According to a new research, tobacco consumption is associated with formation of precancerous cells that fertilize cancer growth.

A recent study has found that tobacco consumption leads to the formation of precancerous cells that fertilize cancer growth. There have been a lot of studies dedicated to cancer-related topics, exactly how this precancerous field influences cancer has been often overlooked. As part of the study, the researchers wanted to understand how these precancerous cells may impact neighboring cancer.

The study explores this communication between precancerous and cancer cells in the context of an enzyme called PI3K. The enzyme PI3K is activated in many or even most cancers, with some researchers considering PI3K over-activation an essential feature driving the disease. Attractively, PI3K is a “kinase” and the class of drugs known as kinase inhibitors has proven effective against a host of cancer types. Kinase inhibitors have been developed against PI3K as well, and by and large they do a lovely job of killing cancer cells in dishes.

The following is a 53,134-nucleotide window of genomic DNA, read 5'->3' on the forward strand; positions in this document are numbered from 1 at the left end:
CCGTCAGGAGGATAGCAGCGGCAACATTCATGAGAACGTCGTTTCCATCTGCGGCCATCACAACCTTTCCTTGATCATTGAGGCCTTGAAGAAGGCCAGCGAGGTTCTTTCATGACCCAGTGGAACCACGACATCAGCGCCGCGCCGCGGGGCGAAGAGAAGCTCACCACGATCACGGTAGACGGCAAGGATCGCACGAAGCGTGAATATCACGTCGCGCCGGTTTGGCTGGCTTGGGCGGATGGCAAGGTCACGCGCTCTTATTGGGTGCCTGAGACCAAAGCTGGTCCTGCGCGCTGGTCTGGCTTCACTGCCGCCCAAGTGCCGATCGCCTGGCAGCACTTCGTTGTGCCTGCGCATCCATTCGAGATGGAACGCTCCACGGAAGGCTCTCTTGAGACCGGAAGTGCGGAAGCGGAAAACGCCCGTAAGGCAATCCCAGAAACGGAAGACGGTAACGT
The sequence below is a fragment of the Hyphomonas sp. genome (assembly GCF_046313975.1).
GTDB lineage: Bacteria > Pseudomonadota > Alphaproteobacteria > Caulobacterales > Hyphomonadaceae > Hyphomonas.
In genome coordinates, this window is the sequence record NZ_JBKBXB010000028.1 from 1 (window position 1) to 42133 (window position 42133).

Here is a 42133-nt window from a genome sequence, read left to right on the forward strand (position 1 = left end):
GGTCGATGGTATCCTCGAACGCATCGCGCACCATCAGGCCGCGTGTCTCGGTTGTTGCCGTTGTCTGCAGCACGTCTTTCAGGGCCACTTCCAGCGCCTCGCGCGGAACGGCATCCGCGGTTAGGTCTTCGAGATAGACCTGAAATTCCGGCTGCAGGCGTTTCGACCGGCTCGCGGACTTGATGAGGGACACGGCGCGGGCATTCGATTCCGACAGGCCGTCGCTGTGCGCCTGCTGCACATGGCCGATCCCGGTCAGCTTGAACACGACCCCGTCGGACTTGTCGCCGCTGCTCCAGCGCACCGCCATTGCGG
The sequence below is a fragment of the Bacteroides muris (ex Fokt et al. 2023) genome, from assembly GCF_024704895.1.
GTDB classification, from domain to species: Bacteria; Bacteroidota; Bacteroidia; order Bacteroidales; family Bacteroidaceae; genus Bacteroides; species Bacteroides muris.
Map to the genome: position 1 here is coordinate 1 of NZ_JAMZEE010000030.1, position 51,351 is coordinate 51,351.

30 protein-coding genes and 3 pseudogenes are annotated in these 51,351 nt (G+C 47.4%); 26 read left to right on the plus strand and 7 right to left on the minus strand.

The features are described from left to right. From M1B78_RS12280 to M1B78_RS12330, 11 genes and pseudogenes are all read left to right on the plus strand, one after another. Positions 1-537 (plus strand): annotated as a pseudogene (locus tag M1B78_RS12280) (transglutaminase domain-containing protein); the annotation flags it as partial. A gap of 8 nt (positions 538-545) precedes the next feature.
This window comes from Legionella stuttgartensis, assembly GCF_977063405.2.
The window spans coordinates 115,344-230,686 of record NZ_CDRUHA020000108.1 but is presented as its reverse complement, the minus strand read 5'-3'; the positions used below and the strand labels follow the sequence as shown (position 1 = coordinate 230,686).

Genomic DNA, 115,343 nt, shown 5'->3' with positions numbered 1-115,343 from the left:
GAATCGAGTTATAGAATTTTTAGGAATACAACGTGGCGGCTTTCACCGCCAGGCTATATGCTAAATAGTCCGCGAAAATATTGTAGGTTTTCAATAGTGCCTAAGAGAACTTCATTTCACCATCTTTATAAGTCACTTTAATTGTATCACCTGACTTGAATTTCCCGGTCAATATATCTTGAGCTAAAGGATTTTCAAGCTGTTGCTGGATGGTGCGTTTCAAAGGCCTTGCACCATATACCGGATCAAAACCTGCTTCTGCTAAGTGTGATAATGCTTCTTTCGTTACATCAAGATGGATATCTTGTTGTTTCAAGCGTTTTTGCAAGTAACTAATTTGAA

The ongoing question has been why PI3K inhibitors do not necessarily work in patients – what are cancer cells doing to resist this therapy that should kill them? The current study offers an intriguing hint: “These cancer cell lines in culture are sensitive to PI3K inhibition, but when you put them next to precancerous cells, they become resistant,” Young says. “These cancer cell lines in culture are sensitive to PI3K inhibition, but when you put them next to precancerous cells, they become resistant,” said Christian Young, senior author of the study discussed in AACR Annual Meeting 2019.

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